The latest old news

I love history. My Bachelors degree is in history – a mix of medieval, early modern, and Australian history, with emphasis on social history. I’m fascinated by everyday life, and the experiences of ordinary people.

So, Gordon’s new blog – Old news from Armidale and New England – is definitely of interest to me, and has been the prompt for much discussion over the dinner table. He’s browsing through the National Library’s Historic Australian Newspapers site, and finding amongst the scanned and digitised newspapers items related to the New England region. Each day he posts an article or two, and I enjoy reading what he’s found.

One of today’s stories is from a newspaper dated 5 November 1905, and tells of the tragedy of a young woman who fell over a precipice – at a gorge that is not very far from our place. The young woman fell 900 hundred feet and sadly died.

On a more cheerful note, another story he’s reported today is the opening of radio station 2AD, in February 1936, by David Drummond, a local man and also state Minister for Education. Radio 2AD is still going strong, seventy-three years later! (And David Drummond’s grandson, Jim Belshaw, now writes a blog focusing on New England history and happenings.)

I could spend hours – days! – browsing through the newspaper archives myself, and yes, I did spend an evening a day or two ago reading the Maitland Mercury from 1843, but I’ll have to limit my time otherwise I might get lost forever… so maybe I’ll make do for a while with the snippets Gordon posts 🙂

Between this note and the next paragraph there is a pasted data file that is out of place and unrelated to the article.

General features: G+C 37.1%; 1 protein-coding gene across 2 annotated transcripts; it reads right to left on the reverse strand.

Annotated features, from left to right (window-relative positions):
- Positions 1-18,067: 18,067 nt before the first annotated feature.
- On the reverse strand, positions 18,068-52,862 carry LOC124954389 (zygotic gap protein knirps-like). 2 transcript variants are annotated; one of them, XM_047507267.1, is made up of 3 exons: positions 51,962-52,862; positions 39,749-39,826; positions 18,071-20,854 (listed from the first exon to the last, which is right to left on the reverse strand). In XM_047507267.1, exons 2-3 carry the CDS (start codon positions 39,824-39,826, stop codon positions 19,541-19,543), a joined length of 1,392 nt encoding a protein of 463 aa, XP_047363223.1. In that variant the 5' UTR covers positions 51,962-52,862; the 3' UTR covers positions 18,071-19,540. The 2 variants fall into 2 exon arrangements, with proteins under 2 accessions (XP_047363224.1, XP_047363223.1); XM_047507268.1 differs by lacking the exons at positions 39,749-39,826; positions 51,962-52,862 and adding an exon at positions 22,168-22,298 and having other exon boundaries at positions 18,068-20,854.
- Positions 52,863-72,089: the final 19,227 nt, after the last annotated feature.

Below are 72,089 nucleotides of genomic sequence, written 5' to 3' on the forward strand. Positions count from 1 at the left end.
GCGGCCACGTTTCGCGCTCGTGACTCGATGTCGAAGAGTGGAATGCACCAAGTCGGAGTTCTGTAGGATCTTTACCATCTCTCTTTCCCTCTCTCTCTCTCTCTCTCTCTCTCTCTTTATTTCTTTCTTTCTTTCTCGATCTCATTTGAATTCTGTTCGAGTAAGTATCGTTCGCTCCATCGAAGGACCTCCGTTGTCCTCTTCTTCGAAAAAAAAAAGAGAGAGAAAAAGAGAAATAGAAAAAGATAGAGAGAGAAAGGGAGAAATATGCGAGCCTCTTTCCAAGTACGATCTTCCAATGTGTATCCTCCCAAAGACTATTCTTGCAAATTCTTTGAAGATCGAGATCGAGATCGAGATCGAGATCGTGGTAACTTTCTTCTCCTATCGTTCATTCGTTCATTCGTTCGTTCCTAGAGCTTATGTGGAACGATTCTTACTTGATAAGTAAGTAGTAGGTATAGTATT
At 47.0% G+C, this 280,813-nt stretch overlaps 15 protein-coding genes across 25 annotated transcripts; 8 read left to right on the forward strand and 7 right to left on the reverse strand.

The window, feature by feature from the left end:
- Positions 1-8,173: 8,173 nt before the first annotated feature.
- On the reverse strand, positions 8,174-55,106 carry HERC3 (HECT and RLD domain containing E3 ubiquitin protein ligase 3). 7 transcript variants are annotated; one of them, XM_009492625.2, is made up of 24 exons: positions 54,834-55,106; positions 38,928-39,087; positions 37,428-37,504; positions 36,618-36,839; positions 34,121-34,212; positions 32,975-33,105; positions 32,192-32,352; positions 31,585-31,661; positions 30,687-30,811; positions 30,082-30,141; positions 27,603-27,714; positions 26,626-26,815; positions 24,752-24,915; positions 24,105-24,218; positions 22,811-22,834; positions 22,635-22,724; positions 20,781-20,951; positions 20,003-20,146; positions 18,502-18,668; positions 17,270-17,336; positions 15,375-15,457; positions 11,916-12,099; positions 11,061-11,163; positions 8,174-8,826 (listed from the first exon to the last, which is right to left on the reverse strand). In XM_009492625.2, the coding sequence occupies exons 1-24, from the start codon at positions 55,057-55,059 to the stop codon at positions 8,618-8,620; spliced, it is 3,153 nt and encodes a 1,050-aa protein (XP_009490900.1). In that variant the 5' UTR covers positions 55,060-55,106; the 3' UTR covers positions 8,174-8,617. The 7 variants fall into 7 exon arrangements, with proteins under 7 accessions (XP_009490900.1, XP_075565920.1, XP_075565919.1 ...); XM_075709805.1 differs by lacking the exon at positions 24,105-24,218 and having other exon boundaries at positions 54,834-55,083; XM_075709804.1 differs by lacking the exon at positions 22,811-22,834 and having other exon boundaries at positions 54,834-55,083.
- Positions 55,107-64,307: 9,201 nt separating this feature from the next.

(Oh, and yes, there possibly will be a historical novel sometime in my writing future.. but not for a while!)

2 thoughts on “The latest old news

  1. Wow, that’s quite gruesome reporting!!

    I have so much respect for authors who write historicals. There’s so much work and research involved to do a good job; I don’t know how they do it.

  2. Hi Zosia! Yes, many of the old newspaper stories are more graphic than what we read today – although they didn’t have TV, which is probably our more graphic form.

    I have a few ideas for historicals bubbling away in my mind – I’ll get to them one day. But yes there is a lot of research to do! I’ve recently been pondering a short story, set in this area in the mid 1800s, but a lot of the necessary research is in the every day things: e.g., what kind of light would have been used in, say, 1854 in a poor family’s hut? If a traveller had to bury someone who’d died near the bush hut, would there be a shovel handy? And what would the traveller be carrying on him? These and a thousand other questions await me… 🙂

    By the way, many thanks for your reviews of my books on amazon. I’m glad you enjoyed them, and thank you for taking the time to share your thoughts with other readers!

Comments are closed.